Here we illustrate our emerging findings by concentrating on three themes highlighted by study participants.
Community organisations repeatedly emphasised their battle for survival and that they were fighting to keep themselves afloat in the face of a range of challenges including:
- a loss of funding owing to reduced donations (as a result of lockdown and furloughed workers having less disposable income),
- the scaling back of public awareness campaigns,
- and staff redundancies because of declining revenue.
As one interviewee said: “You’ve got a mixture of people trying to respond on the ground, and also people trying to survive, you know, organizations trying to survive, and that’s just been top of the list for most of the time.”
The key message here is that for adult social care providers the pandemic has affected every aspect of organisational life – funding, staffing, volunteers, capacity and ability to operate.
Third sector adult care providers are in the front line of service providers for the vulnerable.
As one interviewee noted: In light of the COVID-19 crisis “the community sector came to the fore in ways that other sectors couldn’t and wouldn’t and I think the status of the community sector has been enhanced considerably in that it’s not just about what you did for us or what they did for the wider community, it’s the fact that they exist and that they naturally stood up to the plate when lockdown came in and services were required. I mean, half, if not three-quarters, of the public sector was at home”.
This resonates with the earlier, Welsh study that underlined how the third sector is locally-based and community-grounded. It can and did mobilise in the face of the crisis. This applies to both new voluntary sector providers and more established community groups.
The beneficial effects of government suspension of bureaucracy/ red-tape during the crisis.
For example, a study participant noted: “there was definitely an instant flexibility and rolling forward of funding arrangements for the next 12 months – you know, without too much scrutiny”. To varying degrees, government at all tiers, has demonstrated itself to be flexible and capable of responding to an emergency situation. What is unclear, at this stage, is whether this has been done because of a recognition of the value and contribution of third sector and community groups or because government did not have a choice in the face of emergency-levels of demand for social care services.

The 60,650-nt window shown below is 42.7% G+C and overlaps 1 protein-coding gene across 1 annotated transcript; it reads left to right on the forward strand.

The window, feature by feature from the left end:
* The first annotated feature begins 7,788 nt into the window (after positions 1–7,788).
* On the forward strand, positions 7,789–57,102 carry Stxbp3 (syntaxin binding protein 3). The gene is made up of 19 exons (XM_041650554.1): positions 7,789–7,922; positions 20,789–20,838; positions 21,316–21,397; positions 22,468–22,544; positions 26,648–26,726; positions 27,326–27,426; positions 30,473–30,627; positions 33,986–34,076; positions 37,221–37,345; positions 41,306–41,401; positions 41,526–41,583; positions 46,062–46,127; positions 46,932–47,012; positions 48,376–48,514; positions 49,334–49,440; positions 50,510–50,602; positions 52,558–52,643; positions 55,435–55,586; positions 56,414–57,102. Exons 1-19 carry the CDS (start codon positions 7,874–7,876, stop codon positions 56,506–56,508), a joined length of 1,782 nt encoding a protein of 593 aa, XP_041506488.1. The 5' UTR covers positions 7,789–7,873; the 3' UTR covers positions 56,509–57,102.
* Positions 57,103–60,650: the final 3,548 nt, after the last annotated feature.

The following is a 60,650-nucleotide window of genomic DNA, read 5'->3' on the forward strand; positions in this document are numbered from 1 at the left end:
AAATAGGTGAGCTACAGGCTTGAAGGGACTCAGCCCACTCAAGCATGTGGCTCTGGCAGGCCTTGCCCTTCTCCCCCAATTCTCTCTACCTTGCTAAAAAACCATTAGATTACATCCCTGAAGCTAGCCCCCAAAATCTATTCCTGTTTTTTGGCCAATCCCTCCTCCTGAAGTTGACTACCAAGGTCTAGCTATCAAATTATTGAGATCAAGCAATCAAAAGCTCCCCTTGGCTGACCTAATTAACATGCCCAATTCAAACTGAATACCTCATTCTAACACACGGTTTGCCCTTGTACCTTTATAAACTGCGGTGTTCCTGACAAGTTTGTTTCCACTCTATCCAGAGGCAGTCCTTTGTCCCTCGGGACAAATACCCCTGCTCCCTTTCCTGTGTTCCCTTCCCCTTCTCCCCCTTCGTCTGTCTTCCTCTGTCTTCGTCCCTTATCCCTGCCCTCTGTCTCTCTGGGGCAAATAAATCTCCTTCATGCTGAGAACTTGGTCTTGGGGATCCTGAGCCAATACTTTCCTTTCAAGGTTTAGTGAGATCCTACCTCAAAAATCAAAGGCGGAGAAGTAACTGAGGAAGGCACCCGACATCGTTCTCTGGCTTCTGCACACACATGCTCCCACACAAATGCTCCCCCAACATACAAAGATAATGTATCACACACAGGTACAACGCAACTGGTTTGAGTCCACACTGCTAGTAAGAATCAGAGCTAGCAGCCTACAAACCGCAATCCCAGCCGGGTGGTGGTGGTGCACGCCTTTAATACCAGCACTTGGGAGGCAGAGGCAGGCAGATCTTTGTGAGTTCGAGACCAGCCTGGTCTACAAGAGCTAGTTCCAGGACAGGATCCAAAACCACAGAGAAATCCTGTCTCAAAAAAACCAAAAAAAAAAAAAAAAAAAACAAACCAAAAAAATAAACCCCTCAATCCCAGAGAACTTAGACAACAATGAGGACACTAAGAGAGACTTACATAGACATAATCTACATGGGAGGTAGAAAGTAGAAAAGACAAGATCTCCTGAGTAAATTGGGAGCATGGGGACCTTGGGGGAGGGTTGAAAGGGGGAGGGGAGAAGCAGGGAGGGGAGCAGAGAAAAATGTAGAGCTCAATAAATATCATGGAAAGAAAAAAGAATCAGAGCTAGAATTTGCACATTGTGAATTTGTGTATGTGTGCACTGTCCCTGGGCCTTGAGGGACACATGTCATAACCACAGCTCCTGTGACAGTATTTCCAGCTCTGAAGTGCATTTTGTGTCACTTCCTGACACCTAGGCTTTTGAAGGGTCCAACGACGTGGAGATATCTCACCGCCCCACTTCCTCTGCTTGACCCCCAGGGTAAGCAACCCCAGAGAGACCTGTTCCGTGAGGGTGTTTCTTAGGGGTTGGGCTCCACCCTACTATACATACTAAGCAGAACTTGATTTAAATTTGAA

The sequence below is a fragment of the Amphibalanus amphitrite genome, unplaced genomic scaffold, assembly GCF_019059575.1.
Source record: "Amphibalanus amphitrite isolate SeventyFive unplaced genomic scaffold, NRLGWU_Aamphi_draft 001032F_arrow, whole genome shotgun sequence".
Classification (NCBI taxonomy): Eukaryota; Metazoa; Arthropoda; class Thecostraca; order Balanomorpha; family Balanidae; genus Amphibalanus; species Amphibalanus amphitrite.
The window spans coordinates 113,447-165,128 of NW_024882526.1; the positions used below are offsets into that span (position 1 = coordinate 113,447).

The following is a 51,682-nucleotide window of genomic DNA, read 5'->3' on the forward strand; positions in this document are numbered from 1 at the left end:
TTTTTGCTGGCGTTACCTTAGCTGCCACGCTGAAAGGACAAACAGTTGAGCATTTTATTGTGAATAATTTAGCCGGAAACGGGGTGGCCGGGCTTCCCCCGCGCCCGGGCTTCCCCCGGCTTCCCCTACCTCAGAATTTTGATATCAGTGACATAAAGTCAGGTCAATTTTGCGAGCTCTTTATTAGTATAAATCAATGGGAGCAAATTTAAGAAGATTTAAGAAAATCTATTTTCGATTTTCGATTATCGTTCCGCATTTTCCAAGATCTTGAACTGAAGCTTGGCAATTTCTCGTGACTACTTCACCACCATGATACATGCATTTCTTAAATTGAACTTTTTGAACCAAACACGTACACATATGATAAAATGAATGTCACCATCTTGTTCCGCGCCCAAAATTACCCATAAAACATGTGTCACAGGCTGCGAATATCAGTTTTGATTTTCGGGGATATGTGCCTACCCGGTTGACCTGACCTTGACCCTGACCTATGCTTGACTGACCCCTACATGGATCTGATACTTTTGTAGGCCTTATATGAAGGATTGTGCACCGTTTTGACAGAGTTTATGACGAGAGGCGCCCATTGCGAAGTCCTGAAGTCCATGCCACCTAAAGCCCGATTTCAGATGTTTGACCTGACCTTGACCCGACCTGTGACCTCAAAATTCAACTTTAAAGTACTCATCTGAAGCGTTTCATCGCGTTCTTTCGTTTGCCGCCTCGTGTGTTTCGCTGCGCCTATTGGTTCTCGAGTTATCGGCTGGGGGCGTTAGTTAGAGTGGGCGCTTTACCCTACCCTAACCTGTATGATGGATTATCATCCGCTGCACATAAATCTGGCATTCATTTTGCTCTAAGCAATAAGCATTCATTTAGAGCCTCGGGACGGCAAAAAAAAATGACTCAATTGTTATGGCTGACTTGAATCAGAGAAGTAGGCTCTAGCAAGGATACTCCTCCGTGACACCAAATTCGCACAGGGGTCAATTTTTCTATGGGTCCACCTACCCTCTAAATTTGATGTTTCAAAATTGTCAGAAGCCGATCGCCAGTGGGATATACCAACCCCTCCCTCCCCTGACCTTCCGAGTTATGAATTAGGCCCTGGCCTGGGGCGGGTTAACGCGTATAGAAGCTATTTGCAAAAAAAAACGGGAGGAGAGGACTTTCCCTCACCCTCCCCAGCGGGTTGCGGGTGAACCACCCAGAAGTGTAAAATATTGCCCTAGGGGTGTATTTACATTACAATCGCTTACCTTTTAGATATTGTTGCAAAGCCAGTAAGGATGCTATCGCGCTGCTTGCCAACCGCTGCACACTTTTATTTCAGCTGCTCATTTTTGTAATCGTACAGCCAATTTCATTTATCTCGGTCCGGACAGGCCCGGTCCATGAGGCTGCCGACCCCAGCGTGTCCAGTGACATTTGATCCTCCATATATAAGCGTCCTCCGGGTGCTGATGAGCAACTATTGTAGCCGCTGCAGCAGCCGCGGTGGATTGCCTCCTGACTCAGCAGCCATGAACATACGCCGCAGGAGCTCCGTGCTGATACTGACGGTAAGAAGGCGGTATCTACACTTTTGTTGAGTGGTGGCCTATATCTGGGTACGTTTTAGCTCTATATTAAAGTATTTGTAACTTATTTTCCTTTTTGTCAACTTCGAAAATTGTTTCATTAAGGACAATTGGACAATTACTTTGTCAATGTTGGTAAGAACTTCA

What’s the significance of this research?
It gives us new insights into the challenges facing adult social care providers in Wales and Northern Ireland. It shows that in the view of civil society organisations in Wales, their capacity for survival, effective service delivery and resilience was already compromised prior to the COVID-19 outbreak.
The emerging Northern Ireland evidence is striking. It tells us that some voluntary sector social care providers, while community grounded and responsive to need, are battling for survival due to funding and staffing issues and that they are stretched in terms of their capacity to deliver services that meet demand. They also acknowledge some government responsiveness to their needs – including over-riding bureaucratic rules and regulations to expedite their response to care in the context of COVID-19.
These findings are part of written evidence submitted to the Welsh Parliament’s Equality, Local Government and Communities Committee.
This research was undertaken as part of: ‘Trust, human rights and civil society within mixed economies of welfare’, a project in WISERDs Civil Society Research centre led by Professor Ian Rees Jones.